In addition to the school air filtration program, Michele Pritchard, vice-chair of the Board of the Harbor Community Benefit Foundation announced that Foundation has begun searching for an Executive Director to lead the organization. “We are seeking an experienced leader who can support our strategic planning and implementation, oversee funding and grant outreach, ensure that we engage with all our stakeholders and actively participate in the local community and at the Port of Los Angeles,” said Pritchard. “Those who are interested or wish to recommend someone to us should contact us through our website at hcbf.org.”
The briefing was organized by the interim staff of the Harbor Community Benefit Foundation to provide a forum for Foundation representatives and the various public officials working with the Foundation to provide an update on the various initiatives either already underway or about to begin. While the Foundation only recently held its first official meeting on May 31, 2011, the work plan for the Foundation has been in development for some time and spelled out in a Memorandum of Understanding between the City of Los Angeles and the Port of Los Angeles in the summer of 2009.
The Harbor Community Benefit Foundation was created as a result of the settlement known as the “TraPac MOU,” an historic and precedent-setting agreement whereby the Port of Los Angeles and the City of Los Angeles agreed to address the negative cumulative environmental and public health impacts of its business operations on its neighbors – local port communities and their residents.
Under the direction of the newly elected Board of Directors, the Harbor Community Benefit Foundation will distribute up to $50 million in grants to the impacted region. As part of this fund, $6 million has been set aside toward the installation and maintenance of air filtration systems in Wilmington area schools.

In a prepared statement, Los Angeles Mayor Antonio Villaraigosa said:

"I would like to thank the Harbor Community Benefit Foundation for joining the fight to protect the health of the port community. It is an unfortunate truth that Harbor Area residents can be more vulnerable to asthma and other health problems due to their proximity to pollution from port-related operations. However, through the City's efforts to grow the port green, and the creation of the Foundation, we will be able to improve the quality of air and the quality of life for many Angelenos.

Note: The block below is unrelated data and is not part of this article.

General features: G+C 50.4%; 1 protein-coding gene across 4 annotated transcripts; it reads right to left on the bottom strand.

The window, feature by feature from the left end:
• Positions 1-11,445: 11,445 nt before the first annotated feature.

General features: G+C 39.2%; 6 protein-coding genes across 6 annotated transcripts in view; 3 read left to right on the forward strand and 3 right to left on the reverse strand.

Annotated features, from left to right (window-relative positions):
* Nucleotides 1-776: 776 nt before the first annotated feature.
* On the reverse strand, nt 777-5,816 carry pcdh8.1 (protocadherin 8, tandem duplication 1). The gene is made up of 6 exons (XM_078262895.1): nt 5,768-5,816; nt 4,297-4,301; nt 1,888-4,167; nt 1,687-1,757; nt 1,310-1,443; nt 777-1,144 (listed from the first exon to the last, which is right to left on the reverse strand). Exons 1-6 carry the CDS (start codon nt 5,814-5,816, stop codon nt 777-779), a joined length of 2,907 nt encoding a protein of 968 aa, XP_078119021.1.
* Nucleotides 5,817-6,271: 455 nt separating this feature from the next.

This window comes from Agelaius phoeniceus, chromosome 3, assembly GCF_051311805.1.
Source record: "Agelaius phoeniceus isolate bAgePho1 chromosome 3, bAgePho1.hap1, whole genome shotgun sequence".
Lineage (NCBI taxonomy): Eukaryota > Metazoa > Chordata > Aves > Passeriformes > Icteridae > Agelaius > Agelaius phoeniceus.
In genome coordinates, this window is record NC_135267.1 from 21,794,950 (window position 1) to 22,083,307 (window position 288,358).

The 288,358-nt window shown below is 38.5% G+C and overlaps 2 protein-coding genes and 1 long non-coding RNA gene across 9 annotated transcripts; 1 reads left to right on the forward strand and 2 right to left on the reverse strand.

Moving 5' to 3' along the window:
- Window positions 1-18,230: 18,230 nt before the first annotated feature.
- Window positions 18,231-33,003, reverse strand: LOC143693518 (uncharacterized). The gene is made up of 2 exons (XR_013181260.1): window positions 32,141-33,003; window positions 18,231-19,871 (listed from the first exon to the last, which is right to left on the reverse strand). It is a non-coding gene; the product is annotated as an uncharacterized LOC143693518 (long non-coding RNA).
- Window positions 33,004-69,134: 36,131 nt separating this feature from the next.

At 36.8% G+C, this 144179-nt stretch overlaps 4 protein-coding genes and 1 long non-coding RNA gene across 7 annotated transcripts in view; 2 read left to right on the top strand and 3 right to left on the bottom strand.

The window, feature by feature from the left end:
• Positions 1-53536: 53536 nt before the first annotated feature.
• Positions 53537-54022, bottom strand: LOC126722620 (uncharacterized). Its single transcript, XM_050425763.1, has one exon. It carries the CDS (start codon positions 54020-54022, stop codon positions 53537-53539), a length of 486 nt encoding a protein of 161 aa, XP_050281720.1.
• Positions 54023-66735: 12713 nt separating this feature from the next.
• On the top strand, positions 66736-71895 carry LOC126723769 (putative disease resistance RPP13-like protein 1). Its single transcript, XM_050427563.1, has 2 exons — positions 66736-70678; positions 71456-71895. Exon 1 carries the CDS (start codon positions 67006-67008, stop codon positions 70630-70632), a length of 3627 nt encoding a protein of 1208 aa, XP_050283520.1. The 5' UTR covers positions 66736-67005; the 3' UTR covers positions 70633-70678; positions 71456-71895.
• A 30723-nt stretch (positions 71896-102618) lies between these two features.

“All those involved with the TraPac MOU and the Port Community Mitigation Fund have invested considerable time and resources to launch the Harbor Community Benefit Foundation,” said John Miller, president of the San Pedro and Peninsula Homeowners Coalition and one of the TraPac appellants. “We look forward to witnessing the great results of the HCBF to ensure residents are protected from any additional pollution and other impacts produced by Port operations.”
About the Harbor Community Benefit Foundation
The purpose of the Harbor Community Benefit Foundation (HCBF) is to address, through mitigation projects, off-port impacts from existing and future operations at the Port of Los Angeles in the communities of Wilmington and San Pedro.
The Harbor Community Benefit Foundation was created as a result of the settlement known as the “TraPac MOU,” an historic and precedent-setting agreement. It is a model for the nation. By signing the TraPac MOU, the Port of Los Angeles and the City of Los Angeles agree to address the negative cumulative environmental and public health impacts of its business operations on its neighbors – local port communities and their residents.
The Harbor Community Benefit Foundation traces its roots to over a decade of organized struggle by environmental and community groups in opposition to observed health risks and environmental impacts caused by Port-related sources. The mitigation trust fund is a big step in solving the environmental and health related impacts of the Port and the goods movement industry.

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Contact Information
Michelle Vega
HCBF

818-652-1268